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Creative thinking tools – a lunchtime information session

Do you want to establish a creative practice for your team? For yourself? Increase the creativity output of your team? Improve the creative culture of your organisation?  Or simply be more creative all round?

Come to this fun and hands on information session!!

In 45 minutes you will get:
1. Some valuable tips to improve the creative output of idea generating/problem solving sessions
2. Two creative tools that will help increase the number of ideas generated (we will practice these briefly)
3. Some deliciously playful activities to stimulate your creative juices

…I will also tell you a bit more about the programs I can create to help your organisation or team increase the creativity and innovation in strategic planning sessions, idea generation sessions and general individual creativity… you’ll take lots of value back to your workplace that you can put to use straight away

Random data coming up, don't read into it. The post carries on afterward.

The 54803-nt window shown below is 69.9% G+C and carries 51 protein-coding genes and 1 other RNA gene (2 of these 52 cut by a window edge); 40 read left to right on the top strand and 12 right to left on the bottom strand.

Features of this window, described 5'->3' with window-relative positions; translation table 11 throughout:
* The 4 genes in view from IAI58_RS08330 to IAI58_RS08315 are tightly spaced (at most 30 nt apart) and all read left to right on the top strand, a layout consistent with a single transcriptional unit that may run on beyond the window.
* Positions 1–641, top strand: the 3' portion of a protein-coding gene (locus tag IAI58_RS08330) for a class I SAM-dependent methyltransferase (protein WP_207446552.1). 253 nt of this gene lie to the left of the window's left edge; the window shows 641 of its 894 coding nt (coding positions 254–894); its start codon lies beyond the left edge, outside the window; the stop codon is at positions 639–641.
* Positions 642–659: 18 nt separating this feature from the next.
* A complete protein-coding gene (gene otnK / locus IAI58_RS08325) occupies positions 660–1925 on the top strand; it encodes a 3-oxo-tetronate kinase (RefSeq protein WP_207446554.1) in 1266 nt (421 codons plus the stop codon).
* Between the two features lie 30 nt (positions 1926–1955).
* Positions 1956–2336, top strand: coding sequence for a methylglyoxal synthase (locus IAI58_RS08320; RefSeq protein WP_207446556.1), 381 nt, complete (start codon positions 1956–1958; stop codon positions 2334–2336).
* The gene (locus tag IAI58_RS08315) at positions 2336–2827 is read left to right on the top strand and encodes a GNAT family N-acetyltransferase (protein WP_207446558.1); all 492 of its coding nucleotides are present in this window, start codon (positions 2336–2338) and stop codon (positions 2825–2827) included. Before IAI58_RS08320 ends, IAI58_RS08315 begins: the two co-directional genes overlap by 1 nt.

WHERE: SPACECUBED – 45 St George’s Terrace, Perth, WA
WHEN: Friday 10 MAY
TIME: 12 – 12:45 PM
RSVP: erika@erikajacobson.com.au  or 0406 758 062

‘Creativity is something you practise, not just a talent you are born with’

Wise words from IDEO design gurus David and Tom Kelley. In their last contribution to the Harvard Business Review (February 2013) they talk about four fears that hinder most people from accessing ‘creative confidence’.

They blame creative blocks on four core fears: the fear of the ‘messy’ unknown, the fear of being judged, the fear of taking the first step and the fear of letting go.

They liken these fears to serious phobias and point to the work of renowned psychiatrist Dr. Albert Bandura and his groundbreaking work in helping people overcome their greatest fears. Dr. Bandura increases his patient’s ability to deal with the feared object step by step, for example, take the fear of snakes.